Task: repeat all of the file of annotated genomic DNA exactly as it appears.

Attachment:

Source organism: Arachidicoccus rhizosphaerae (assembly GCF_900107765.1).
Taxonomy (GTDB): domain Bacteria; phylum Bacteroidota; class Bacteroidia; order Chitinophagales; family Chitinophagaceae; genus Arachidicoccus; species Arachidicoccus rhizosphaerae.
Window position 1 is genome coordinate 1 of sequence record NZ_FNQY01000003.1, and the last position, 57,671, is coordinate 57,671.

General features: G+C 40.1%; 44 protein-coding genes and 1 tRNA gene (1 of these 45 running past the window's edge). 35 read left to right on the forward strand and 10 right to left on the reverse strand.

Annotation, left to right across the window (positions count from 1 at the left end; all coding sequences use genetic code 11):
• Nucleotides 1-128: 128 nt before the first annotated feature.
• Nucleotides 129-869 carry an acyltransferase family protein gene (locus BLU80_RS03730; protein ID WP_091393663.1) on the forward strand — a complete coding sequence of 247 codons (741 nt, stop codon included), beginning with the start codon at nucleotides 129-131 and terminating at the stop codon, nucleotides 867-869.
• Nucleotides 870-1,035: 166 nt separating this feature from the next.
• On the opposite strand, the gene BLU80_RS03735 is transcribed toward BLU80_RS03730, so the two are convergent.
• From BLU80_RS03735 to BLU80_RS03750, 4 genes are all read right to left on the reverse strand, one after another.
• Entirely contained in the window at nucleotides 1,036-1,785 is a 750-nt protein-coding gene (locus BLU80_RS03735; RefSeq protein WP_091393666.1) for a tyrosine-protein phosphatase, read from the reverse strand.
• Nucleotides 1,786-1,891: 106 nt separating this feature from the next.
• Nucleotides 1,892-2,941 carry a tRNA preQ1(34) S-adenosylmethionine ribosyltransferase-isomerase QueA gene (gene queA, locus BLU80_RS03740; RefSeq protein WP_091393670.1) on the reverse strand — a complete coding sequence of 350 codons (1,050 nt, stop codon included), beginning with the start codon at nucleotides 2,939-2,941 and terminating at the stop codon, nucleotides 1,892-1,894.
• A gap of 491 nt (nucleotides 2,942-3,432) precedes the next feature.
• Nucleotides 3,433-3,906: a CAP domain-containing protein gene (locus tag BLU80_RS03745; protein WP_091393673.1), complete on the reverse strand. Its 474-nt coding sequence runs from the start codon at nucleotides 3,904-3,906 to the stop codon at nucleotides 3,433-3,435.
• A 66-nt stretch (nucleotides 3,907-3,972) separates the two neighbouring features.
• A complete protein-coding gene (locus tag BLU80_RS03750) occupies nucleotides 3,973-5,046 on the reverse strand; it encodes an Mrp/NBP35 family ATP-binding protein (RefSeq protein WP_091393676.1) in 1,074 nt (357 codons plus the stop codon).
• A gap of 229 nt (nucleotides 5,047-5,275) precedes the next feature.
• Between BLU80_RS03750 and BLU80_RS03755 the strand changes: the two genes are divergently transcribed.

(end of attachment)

Source organism: Arachidicoccus rhizosphaerae (assembly GCF_900107765.1).
Taxonomy (GTDB): domain Bacteria; phylum Bacteroidota; class Bacteroidia; order Chitinophagales; family Chitinophagaceae; genus Arachidicoccus; species Arachidicoccus rhizosphaerae.
Window position 1 is genome coordinate 1 of sequence record NZ_FNQY01000003.1, and the last position, 57,671, is coordinate 57,671.

General features: G+C 40.1%; 44 protein-coding genes and 1 tRNA gene (1 of these 45 running past the window's edge). 35 read left to right on the forward strand and 10 right to left on the reverse strand.

Annotation, left to right across the window (positions count from 1 at the left end; all coding sequences use genetic code 11):
• Nucleotides 1-128: 128 nt before the first annotated feature.
• Nucleotides 129-869 carry an acyltransferase family protein gene (locus BLU80_RS03730; protein ID WP_091393663.1) on the forward strand — a complete coding sequence of 247 codons (741 nt, stop codon included), beginning with the start codon at nucleotides 129-131 and terminating at the stop codon, nucleotides 867-869.
• Nucleotides 870-1,035: 166 nt separating this feature from the next.
• On the opposite strand, the gene BLU80_RS03735 is transcribed toward BLU80_RS03730, so the two are convergent.
• From BLU80_RS03735 to BLU80_RS03750, 4 genes are all read right to left on the reverse strand, one after another.
• Entirely contained in the window at nucleotides 1,036-1,785 is a 750-nt protein-coding gene (locus BLU80_RS03735; RefSeq protein WP_091393666.1) for a tyrosine-protein phosphatase, read from the reverse strand.
• Nucleotides 1,786-1,891: 106 nt separating this feature from the next.
• Nucleotides 1,892-2,941 carry a tRNA preQ1(34) S-adenosylmethionine ribosyltransferase-isomerase QueA gene (gene queA, locus BLU80_RS03740; RefSeq protein WP_091393670.1) on the reverse strand — a complete coding sequence of 350 codons (1,050 nt, stop codon included), beginning with the start codon at nucleotides 2,939-2,941 and terminating at the stop codon, nucleotides 1,892-1,894.
• A gap of 491 nt (nucleotides 2,942-3,432) precedes the next feature.
• Nucleotides 3,433-3,906: a CAP domain-containing protein gene (locus tag BLU80_RS03745; protein WP_091393673.1), complete on the reverse strand. Its 474-nt coding sequence runs from the start codon at nucleotides 3,904-3,906 to the stop codon at nucleotides 3,433-3,435.
• A 66-nt stretch (nucleotides 3,907-3,972) separates the two neighbouring features.
• A complete protein-coding gene (locus tag BLU80_RS03750) occupies nucleotides 3,973-5,046 on the reverse strand; it encodes an Mrp/NBP35 family ATP-binding protein (RefSeq protein WP_091393676.1) in 1,074 nt (357 codons plus the stop codon).
• A gap of 229 nt (nucleotides 5,047-5,275) precedes the next feature.
• Between BLU80_RS03750 and BLU80_RS03755 the strand changes: the two genes are divergently transcribed.